-----BEGIN PGP SIGNED MESSAGE-----
Hi @ all,
is there a Coroboot for the Lenovo T410 Laptop?
-----BEGIN PGP SIGNATURE-----
Version: GnuPG v1
-----END PGP SIGNATURE-----
#95: Run coreboot in VirtualBox
Reporter: uwe | Owner: somebody
Type: defect | Status: new
Priority: minor | Milestone:
Component: misc | Version:
Keywords: | Dependencies:
Patchstatus: there is no patch |
It would be nice if we could test coreboot images in VirtualBox, see
VirtualBox does not (yet) provide a simple mechanism to use a different
BIOS in their emulated machines (something like "-L" in qemu). Instead the
BIOS image (a custom bochs BIOS + LGPL'g VGABIOS) is converted to C code
(an array of bytes, or the like) and merged into the VirtualBox
The relevant files are
if someone want to hack VirtualBox to easily support using coreboot images
instead of their usual BIOS.
Ticket URL: <http://tracker.coreboot.org/trac/coreboot/ticket/95>
On 10.02.2014 23:47, David Hendricks wrote:
> On Sun, Feb 9, 2014 at 4:50 AM, Paul Menzel
> <mailto:firstname.lastname@example.org>> wrote:
> Dear coreboot folks,
> currently no coreboot messages are stored for boards not supporting
> CBMEM console (or where this option is disabled (currently by default))
> or no coreboot *romstage* messages are stored for boards, where the data
> cannot be preserved (passed to ramstage).
> Using the serial (or USB) console all these messages can be captured
> with no problem, so I propose to just add these captured messages into
> the file `serial_console.txt`. Of course this file probably contains
> also the payload and (Linux) kernel log, but I think that is fine.
> SeaBIOS’ `readserial.py` should be used for capturing the messages as it
> adds time stamps.
> Scripting this is going to be hard, as the log is captured on a
> different system. So for now I propose to add it manually.
> I don't think the script itself should be responsible for collecting
> serial output. Instead, how about adding an argument to override the
> default behavior of running "cbmem -c" on the target so that the user
> can pass in a filename? The user will simply capture the serial output
> using whatever tool they like, dump the output to a text file, and run
> the script with an argument to use the file instead of calling "cbmem
> -c". Here is a proof-of-concept: http://review.coreboot.org/#/c/5191 .
This requires user to do right manipulations. While keyboard and chair
are usually fine, the space between them exhibits strong bug-inducing
properties. The idea of the script is to reduce a possibility of user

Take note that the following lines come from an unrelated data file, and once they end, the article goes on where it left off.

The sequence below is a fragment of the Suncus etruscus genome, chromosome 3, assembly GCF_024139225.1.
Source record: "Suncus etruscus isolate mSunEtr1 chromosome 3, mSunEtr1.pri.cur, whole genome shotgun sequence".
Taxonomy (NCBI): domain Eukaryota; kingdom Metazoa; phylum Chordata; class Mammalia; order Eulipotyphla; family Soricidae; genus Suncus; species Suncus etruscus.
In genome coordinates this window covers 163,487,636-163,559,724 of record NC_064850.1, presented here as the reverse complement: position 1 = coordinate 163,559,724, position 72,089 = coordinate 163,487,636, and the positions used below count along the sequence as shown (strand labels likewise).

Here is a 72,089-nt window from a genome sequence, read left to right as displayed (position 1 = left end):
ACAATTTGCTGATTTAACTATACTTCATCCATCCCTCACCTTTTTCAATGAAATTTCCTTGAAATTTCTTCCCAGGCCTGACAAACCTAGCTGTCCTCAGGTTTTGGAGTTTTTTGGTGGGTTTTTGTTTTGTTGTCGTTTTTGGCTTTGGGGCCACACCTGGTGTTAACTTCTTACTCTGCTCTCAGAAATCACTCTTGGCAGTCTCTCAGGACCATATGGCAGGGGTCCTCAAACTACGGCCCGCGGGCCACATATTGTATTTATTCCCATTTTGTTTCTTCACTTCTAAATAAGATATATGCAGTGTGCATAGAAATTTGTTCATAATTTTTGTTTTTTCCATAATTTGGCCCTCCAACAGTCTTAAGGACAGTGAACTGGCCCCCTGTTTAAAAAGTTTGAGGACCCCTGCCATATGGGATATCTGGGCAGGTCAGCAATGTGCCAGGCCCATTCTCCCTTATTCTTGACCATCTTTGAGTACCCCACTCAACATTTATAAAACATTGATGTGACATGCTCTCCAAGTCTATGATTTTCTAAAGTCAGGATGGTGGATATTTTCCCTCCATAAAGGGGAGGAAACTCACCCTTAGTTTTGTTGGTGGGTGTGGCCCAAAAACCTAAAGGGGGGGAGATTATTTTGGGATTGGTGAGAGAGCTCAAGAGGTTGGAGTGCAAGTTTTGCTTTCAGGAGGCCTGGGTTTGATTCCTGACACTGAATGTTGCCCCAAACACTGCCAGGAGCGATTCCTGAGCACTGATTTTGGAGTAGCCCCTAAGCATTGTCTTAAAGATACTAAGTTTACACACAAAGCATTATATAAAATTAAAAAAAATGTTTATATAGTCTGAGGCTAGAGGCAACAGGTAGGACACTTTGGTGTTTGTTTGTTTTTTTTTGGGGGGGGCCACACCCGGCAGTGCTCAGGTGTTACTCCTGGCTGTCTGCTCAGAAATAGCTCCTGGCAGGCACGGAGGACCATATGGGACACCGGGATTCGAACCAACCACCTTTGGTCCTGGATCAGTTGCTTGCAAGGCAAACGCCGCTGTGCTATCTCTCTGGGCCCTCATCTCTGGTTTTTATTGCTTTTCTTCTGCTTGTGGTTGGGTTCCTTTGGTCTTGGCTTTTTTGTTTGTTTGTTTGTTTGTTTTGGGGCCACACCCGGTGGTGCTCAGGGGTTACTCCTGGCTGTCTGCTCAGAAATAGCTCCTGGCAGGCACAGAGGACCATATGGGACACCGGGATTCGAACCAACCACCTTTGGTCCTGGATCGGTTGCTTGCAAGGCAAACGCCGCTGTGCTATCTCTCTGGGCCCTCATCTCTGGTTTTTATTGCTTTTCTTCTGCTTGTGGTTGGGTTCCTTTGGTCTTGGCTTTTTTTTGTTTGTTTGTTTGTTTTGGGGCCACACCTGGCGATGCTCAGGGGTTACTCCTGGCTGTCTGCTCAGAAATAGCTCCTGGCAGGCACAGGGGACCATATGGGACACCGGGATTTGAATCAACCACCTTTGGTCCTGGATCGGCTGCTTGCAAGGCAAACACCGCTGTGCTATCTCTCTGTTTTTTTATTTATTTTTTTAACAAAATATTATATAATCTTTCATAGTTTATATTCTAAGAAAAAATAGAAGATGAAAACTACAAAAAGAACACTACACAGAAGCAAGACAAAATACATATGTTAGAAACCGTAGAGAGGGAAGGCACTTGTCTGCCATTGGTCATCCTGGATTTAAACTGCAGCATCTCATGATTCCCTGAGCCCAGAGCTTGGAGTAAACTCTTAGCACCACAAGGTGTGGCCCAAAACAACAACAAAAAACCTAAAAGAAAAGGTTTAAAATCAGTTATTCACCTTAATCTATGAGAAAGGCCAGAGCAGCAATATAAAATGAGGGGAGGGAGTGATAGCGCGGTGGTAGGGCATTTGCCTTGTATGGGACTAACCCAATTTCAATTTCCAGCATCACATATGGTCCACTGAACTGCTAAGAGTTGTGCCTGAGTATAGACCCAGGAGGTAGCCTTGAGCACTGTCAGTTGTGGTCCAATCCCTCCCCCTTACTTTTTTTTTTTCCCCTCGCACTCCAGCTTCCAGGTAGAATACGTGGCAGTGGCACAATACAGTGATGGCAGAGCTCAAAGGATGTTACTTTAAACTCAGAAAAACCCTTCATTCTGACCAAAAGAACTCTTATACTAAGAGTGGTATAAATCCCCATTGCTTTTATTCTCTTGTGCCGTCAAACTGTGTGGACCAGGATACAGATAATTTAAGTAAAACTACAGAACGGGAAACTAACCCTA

error creating strange reports. In this case the common erro I expect is
using a stale file fom some other version. It's a particularly nasty one
as at first glance in may look fine but would be almost useless to track
how details changed from one submit to the next. If we let user supply
files at all, it should be added to report, not replace files, and it
should have some prefix to clearly indicate that user was involved in
creating them. E.g. user_serial_log.txt
> But in general I think I agree with Vladimir. CBMEM console should be
> supported and if not then that should be fixed.
> David Hendricks (dhendrix)
> Systems Software Engineer, Google Inc.
I'm unable to use any USB devices connected to an XHCI controller to resume from S3 standby, as something causes all connected devices to disconnect just prior to entering standby, as per the output of dmesg.
I've traced the relevant sections in the southbridge and ACPI source for my device (a haswell-based ChromeOS device with an Intel lynxpoint southbridge), but have been unable to find the culprit.
CONFIG_FINALIZE_USB_ROUTE_XHCI is set, as this device only has USB3 ports (4x), but having it set either way doesn't make a difference. The usb_xhci_sleep_prepare() call doesn't seem to be the culprit, as commenting it out has no (positive) effect.
Resuming via the power switch or wake on lan work perfectly, so it's not a general resuming issue.
Appreciate any pointers on how to proceed
Charles Devereaux wrote:
> Could anyone provide instructions to checkout a version of coreboot
> with the native x60 video init
The idea is that the code isn't finished as long as it is not
available in coreboot.git master. Please know that in practice
this idea doesn't hold up at all. coreboot.git master has lots
of code which isn't at all finished.
If you can help with development by working on patches or by
testing them then that's a great contribution!
If not, I think you just have to wait. :\
Charles Devereaux wrote:
> what is the proper way to do it
cherry-pick and not checkout
> missing any important recent patch
Remember that patches aren't neccessarily complete or correct just
because they appear to work.
Thanks for testing!
(oops, looks like you hit "reply" instead of "reply-all" by accident)
On Fri, May 30, 2014 at 3:44 PM, Silkie Carlo <silkiecarlo(a)gmail.com> wrote:
> Thanks for responding.
> It doesn't matter - it just needs to *not* have advanced management
> technology / remote accessibility.
> Many thanks!
At the bottom of the "Supported Motherboards" page you'll see a listing of
boards with headings like "2014W22." That list is automatically generated
using boot logs that are uploaded by people who are actively using and
testing the boards. (Unfortunately the links to the logs don't work because
gitweb is disabled at the moment).
The Asus F2A85-M is for AMD chips and would be a great choice for a desktop
board. There's even a nice wiki page for it here:
There are a couple laptops listed on there as well. I haven't personally
tried the HP Pavilion m6-1035dx, but it uses an AMD chip.
There are also some ARM-based Chromebooks on the market; The Samsung
Chromebook 2 went on sale recently and sports some nice hardware. That
particular one uses u-boot instead of coreboot, but the firmware is open
source and there are no AMT-like shenanigans.
David Hendricks (dhendrix)
Systems Software Engineer, Google Inc.